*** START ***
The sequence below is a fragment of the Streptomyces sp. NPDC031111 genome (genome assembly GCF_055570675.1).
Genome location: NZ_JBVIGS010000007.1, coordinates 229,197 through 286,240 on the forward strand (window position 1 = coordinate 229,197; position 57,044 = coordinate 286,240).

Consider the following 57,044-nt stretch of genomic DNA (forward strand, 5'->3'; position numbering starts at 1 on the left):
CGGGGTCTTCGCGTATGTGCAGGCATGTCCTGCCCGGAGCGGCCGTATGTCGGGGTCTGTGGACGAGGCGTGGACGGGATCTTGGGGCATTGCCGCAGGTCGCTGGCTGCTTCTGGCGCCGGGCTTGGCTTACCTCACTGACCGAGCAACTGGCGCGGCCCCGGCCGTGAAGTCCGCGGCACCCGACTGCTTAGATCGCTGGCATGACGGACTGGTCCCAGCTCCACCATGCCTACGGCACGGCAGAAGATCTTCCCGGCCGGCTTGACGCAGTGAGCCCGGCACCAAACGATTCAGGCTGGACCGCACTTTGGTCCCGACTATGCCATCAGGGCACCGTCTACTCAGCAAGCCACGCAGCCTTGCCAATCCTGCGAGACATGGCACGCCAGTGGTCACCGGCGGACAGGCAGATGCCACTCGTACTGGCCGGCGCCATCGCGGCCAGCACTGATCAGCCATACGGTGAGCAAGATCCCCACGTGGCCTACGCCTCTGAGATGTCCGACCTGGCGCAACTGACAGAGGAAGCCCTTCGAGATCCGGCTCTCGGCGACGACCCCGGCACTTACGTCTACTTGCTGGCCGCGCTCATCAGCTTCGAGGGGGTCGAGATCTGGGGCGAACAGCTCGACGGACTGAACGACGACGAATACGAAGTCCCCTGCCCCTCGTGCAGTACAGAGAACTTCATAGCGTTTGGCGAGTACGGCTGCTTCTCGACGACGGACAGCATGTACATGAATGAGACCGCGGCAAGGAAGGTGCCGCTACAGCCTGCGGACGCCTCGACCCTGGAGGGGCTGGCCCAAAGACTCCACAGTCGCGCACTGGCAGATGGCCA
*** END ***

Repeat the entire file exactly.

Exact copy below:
The sequence below is a fragment of the Streptomyces sp. NPDC031111 genome (genome assembly GCF_055570675.1).
Genome location: NZ_JBVIGS010000007.1, coordinates 229,197 through 286,240 on the forward strand (window position 1 = coordinate 229,197; position 57,044 = coordinate 286,240).

Consider the following 57,044-nt stretch of genomic DNA (forward strand, 5'->3'; position numbering starts at 1 on the left):
CGGGGTCTTCGCGTATGTGCAGGCATGTCCTGCCCGGAGCGGCCGTATGTCGGGGTCTGTGGACGAGGCGTGGACGGGATCTTGGGGCATTGCCGCAGGTCGCTGGCTGCTTCTGGCGCCGGGCTTGGCTTACCTCACTGACCGAGCAACTGGCGCGGCCCCGGCCGTGAAGTCCGCGGCACCCGACTGCTTAGATCGCTGGCATGACGGACTGGTCCCAGCTCCACCATGCCTACGGCACGGCAGAAGATCTTCCCGGCCGGCTTGACGCAGTGAGCCCGGCACCAAACGATTCAGGCTGGACCGCACTTTGGTCCCGACTATGCCATCAGGGCACCGTCTACTCAGCAAGCCACGCAGCCTTGCCAATCCTGCGAGACATGGCACGCCAGTGGTCACCGGCGGACAGGCAGATGCCACTCGTACTGGCCGGCGCCATCGCGGCCAGCACTGATCAGCCATACGGTGAGCAAGATCCCCACGTGGCCTACGCCTCTGAGATGTCCGACCTGGCGCAACTGACAGAGGAAGCCCTTCGAGATCCGGCTCTCGGCGACGACCCCGGCACTTACGTCTACTTGCTGGCCGCGCTCATCAGCTTCGAGGGGGTCGAGATCTGGGGCGAACAGCTCGACGGACTGAACGACGACGAATACGAAGTCCCCTGCCCCTCGTGCAGTACAGAGAACTTCATAGCGTTTGGCGAGTACGGCTGCTTCTCGACGACGGACAGCATGTACATGAATGAGACCGCGGCAAGGAAGGTGCCGCTACAGCCTGCGGACGCCTCGACCCTGGAGGGGCTGGCCCAAAGACTCCACAGTCGCGCACTGGCAGATGGCCA